Slower growth in carbon dioxide emissions from fossil fuel: Report

PARIS • Rapid growth in carbon dioxide (CO2) emissions from burning fossil fuels has stalled over the past two years, largely due to falling coal use in China and growing investment in green energy, a benchmark study released today showed.

The report from the Global Carbon Project, a collaboration of scientific institutions, is an annual health check on the planet and a leading analysis on carbon emissions trends.

The report said that for the second year running, CO2 emissions from fossil fuel consumption and cement production last year grew by only 0.6 per cent, a sharp drop from the 2.4 per cent annual growth for the decade before.

The authors said the slower growth was attributed largely to a drop in coal consumption in China plus below-average growth in global demand for oil and natural gas, and continuing growth in renewable energy investments.

"We may be entering a new era," said Dr Josep Canadell, a Project executive director and one of the study's authors.

"We're not trying to suggest that this is the global peak for emissions.

"But we're starting to see the first signals of a slowing trend in the growth," he told The Straits Times from Canberra, Australia.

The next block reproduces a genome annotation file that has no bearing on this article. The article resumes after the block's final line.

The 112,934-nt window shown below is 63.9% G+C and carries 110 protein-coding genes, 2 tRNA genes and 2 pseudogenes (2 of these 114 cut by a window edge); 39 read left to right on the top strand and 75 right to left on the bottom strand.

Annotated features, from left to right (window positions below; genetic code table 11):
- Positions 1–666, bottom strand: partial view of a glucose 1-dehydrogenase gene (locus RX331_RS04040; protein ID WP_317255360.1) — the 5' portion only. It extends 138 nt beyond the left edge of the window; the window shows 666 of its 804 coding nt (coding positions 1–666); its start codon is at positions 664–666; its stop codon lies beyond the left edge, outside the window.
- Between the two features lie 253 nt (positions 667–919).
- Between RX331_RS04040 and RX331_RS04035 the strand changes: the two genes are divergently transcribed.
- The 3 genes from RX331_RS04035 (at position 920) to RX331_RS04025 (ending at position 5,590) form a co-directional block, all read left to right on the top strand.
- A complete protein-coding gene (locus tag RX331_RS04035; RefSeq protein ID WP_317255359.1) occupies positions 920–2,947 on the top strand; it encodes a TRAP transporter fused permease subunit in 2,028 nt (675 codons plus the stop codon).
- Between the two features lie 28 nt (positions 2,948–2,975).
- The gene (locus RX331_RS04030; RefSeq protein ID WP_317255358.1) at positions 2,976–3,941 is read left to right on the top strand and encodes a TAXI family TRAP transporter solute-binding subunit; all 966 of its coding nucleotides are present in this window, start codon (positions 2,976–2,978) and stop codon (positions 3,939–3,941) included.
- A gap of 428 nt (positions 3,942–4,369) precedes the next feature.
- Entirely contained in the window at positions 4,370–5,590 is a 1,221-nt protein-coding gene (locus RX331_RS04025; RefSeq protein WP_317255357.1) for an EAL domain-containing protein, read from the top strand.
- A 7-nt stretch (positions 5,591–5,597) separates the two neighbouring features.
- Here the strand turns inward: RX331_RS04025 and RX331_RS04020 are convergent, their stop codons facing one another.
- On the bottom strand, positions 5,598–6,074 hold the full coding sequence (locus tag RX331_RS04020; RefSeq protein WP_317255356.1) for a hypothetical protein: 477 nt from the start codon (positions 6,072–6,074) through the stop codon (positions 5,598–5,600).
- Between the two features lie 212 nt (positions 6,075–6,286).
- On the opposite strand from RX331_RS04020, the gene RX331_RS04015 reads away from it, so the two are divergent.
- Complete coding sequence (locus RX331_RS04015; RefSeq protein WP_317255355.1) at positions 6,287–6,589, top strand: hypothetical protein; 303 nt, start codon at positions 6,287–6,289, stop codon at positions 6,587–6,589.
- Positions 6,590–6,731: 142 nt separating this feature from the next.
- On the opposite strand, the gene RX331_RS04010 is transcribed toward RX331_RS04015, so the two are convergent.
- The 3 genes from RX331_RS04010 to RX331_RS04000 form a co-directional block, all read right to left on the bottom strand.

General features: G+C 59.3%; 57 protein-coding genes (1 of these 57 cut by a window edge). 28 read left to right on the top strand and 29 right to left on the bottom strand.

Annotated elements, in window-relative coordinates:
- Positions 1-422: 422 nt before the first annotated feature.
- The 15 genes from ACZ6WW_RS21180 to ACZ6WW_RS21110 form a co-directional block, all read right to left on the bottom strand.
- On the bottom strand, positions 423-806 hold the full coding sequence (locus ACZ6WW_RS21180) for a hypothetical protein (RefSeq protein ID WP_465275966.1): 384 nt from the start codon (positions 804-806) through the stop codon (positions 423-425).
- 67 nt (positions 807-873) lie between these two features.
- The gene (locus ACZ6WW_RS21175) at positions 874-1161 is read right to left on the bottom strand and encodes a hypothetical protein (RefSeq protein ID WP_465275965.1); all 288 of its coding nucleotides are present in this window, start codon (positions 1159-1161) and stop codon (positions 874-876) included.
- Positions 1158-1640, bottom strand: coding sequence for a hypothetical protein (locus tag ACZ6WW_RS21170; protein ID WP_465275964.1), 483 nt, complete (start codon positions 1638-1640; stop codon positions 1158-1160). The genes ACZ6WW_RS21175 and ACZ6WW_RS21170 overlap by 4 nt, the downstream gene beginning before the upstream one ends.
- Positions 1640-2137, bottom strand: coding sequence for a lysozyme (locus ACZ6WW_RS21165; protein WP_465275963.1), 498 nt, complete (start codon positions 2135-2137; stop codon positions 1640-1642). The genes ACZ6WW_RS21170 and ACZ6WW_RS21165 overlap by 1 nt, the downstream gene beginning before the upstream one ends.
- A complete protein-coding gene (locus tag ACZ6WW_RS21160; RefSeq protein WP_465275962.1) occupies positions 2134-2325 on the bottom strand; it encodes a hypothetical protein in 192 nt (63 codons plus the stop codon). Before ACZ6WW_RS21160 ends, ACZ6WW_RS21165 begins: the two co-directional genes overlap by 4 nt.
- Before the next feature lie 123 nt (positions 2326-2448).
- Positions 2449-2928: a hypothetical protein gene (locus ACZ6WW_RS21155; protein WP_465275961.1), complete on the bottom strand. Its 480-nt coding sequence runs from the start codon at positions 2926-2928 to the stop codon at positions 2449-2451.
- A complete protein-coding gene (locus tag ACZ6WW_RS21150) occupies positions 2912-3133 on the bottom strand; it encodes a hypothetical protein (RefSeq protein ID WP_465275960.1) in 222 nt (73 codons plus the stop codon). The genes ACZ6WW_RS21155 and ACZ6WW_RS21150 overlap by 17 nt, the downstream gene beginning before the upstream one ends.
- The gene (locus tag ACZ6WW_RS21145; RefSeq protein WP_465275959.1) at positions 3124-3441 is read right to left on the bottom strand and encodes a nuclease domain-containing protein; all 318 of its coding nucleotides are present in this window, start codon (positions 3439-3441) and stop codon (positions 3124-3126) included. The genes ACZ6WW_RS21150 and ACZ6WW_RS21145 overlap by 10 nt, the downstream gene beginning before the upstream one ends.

The findings are a boost for United Nations-led climate talks in Paris, France, that aim to seal a global deal to fight climate change.

For this year, based on data from June to October, the authors suggest CO2 emissions could decline by 0.6 per cent compared with last year.

Dr Canadell said global emissions may still grow till 2030 but perhaps at a slower rate.

What happens in China,which produces a quarter of global greenhouse gas emissions, is key.

"There are two things that are absolutely astonishing about China. One is that perhaps coal has peaked. China has said in the past two years that they want to peak coal consumption. The other astonishing number is the growth of energy in China - 58 per cent came from non-CO2 sources," he said, pointing to a structural shift in the country's economy.

The growth was mostly from hydropower and nuclear, but wind and solar were an increasing part of the mix.

Installed wind capacity reached 370 gigawatts (GW) last year, including 51GW of newly installed capacity last year, the study said.

China is the world's largest producer of wind energy and last year, it installed 23GW of new wind capacity. Globally, total installed solar photovoltaic capacity jumped from 3.7GW in 2004 to 178GW last year, with 40GW of new capacity.

Dr Canadell said there were still worrying trends, particularly growing emissions from developing nations which are investing heavily in coal-fired power stations.

And forest and land fires in Indonesia could end up showing this year's CO2 emissions actually rose when the final estimates are made next year.

David Fogarty

A version of this article appeared in the print edition of The Straits Times on December 08, 2015, with the headline 'Slower growth in carbon dioxide emissions from fossil fuel: Report'. Subscribe